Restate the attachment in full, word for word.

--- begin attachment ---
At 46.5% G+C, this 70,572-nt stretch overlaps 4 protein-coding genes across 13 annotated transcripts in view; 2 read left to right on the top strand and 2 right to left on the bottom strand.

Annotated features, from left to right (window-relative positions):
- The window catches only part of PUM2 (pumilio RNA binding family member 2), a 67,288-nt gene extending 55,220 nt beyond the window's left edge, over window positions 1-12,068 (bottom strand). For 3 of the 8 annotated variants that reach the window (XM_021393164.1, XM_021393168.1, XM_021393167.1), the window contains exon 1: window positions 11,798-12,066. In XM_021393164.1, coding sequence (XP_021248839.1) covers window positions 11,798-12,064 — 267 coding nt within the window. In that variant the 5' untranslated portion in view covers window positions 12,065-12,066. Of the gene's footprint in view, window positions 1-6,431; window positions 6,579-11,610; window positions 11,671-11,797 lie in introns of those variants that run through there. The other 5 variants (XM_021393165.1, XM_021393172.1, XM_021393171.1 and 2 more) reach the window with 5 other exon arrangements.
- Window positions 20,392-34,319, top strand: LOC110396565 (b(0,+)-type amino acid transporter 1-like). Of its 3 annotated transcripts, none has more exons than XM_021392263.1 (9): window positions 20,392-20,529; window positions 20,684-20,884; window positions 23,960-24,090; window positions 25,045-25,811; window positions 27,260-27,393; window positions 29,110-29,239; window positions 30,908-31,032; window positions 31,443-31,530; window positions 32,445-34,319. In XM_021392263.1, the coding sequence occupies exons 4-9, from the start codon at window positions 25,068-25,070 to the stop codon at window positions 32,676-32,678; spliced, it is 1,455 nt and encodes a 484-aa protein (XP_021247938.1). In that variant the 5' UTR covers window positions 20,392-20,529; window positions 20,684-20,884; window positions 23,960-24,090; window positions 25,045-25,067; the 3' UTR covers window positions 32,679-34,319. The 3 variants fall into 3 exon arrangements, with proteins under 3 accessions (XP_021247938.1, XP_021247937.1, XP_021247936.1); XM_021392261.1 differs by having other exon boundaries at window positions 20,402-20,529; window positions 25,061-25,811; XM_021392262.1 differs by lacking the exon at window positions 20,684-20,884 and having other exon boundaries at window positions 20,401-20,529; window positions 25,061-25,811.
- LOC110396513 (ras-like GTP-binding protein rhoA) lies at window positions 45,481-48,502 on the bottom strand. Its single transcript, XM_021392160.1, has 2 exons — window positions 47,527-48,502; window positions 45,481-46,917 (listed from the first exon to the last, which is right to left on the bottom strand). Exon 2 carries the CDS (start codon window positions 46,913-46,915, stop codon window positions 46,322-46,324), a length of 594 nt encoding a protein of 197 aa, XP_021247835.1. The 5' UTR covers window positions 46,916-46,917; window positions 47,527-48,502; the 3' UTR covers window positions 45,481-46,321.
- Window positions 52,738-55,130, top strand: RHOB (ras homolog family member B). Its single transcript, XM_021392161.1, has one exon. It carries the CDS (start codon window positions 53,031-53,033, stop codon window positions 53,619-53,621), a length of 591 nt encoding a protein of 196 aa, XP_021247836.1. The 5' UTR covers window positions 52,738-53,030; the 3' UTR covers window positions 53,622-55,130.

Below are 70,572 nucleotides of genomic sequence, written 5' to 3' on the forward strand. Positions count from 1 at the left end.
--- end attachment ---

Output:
At 46.5% G+C, this 70,572-nt stretch overlaps 4 protein-coding genes across 13 annotated transcripts in view; 2 read left to right on the top strand and 2 right to left on the bottom strand.

Annotated features, from left to right (window-relative positions):
- The window catches only part of PUM2 (pumilio RNA binding family member 2), a 67,288-nt gene extending 55,220 nt beyond the window's left edge, over window positions 1-12,068 (bottom strand). For 3 of the 8 annotated variants that reach the window (XM_021393164.1, XM_021393168.1, XM_021393167.1), the window contains exon 1: window positions 11,798-12,066. In XM_021393164.1, coding sequence (XP_021248839.1) covers window positions 11,798-12,064 — 267 coding nt within the window. In that variant the 5' untranslated portion in view covers window positions 12,065-12,066. Of the gene's footprint in view, window positions 1-6,431; window positions 6,579-11,610; window positions 11,671-11,797 lie in introns of those variants that run through there. The other 5 variants (XM_021393165.1, XM_021393172.1, XM_021393171.1 and 2 more) reach the window with 5 other exon arrangements.
- Window positions 20,392-34,319, top strand: LOC110396565 (b(0,+)-type amino acid transporter 1-like). Of its 3 annotated transcripts, none has more exons than XM_021392263.1 (9): window positions 20,392-20,529; window positions 20,684-20,884; window positions 23,960-24,090; window positions 25,045-25,811; window positions 27,260-27,393; window positions 29,110-29,239; window positions 30,908-31,032; window positions 31,443-31,530; window positions 32,445-34,319. In XM_021392263.1, the coding sequence occupies exons 4-9, from the start codon at window positions 25,068-25,070 to the stop codon at window positions 32,676-32,678; spliced, it is 1,455 nt and encodes a 484-aa protein (XP_021247938.1). In that variant the 5' UTR covers window positions 20,392-20,529; window positions 20,684-20,884; window positions 23,960-24,090; window positions 25,045-25,067; the 3' UTR covers window positions 32,679-34,319. The 3 variants fall into 3 exon arrangements, with proteins under 3 accessions (XP_021247938.1, XP_021247937.1, XP_021247936.1); XM_021392261.1 differs by having other exon boundaries at window positions 20,402-20,529; window positions 25,061-25,811; XM_021392262.1 differs by lacking the exon at window positions 20,684-20,884 and having other exon boundaries at window positions 20,401-20,529; window positions 25,061-25,811.
- LOC110396513 (ras-like GTP-binding protein rhoA) lies at window positions 45,481-48,502 on the bottom strand. Its single transcript, XM_021392160.1, has 2 exons — window positions 47,527-48,502; window positions 45,481-46,917 (listed from the first exon to the last, which is right to left on the bottom strand). Exon 2 carries the CDS (start codon window positions 46,913-46,915, stop codon window positions 46,322-46,324), a length of 594 nt encoding a protein of 197 aa, XP_021247835.1. The 5' UTR covers window positions 46,916-46,917; window positions 47,527-48,502; the 3' UTR covers window positions 45,481-46,321.
- Window positions 52,738-55,130, top strand: RHOB (ras homolog family member B). Its single transcript, XM_021392161.1, has one exon. It carries the CDS (start codon window positions 53,031-53,033, stop codon window positions 53,619-53,621), a length of 591 nt encoding a protein of 196 aa, XP_021247836.1. The 5' UTR covers window positions 52,738-53,030; the 3' UTR covers window positions 53,622-55,130.

Below are 70,572 nucleotides of genomic sequence, written 5' to 3' on the forward strand. Positions count from 1 at the left end.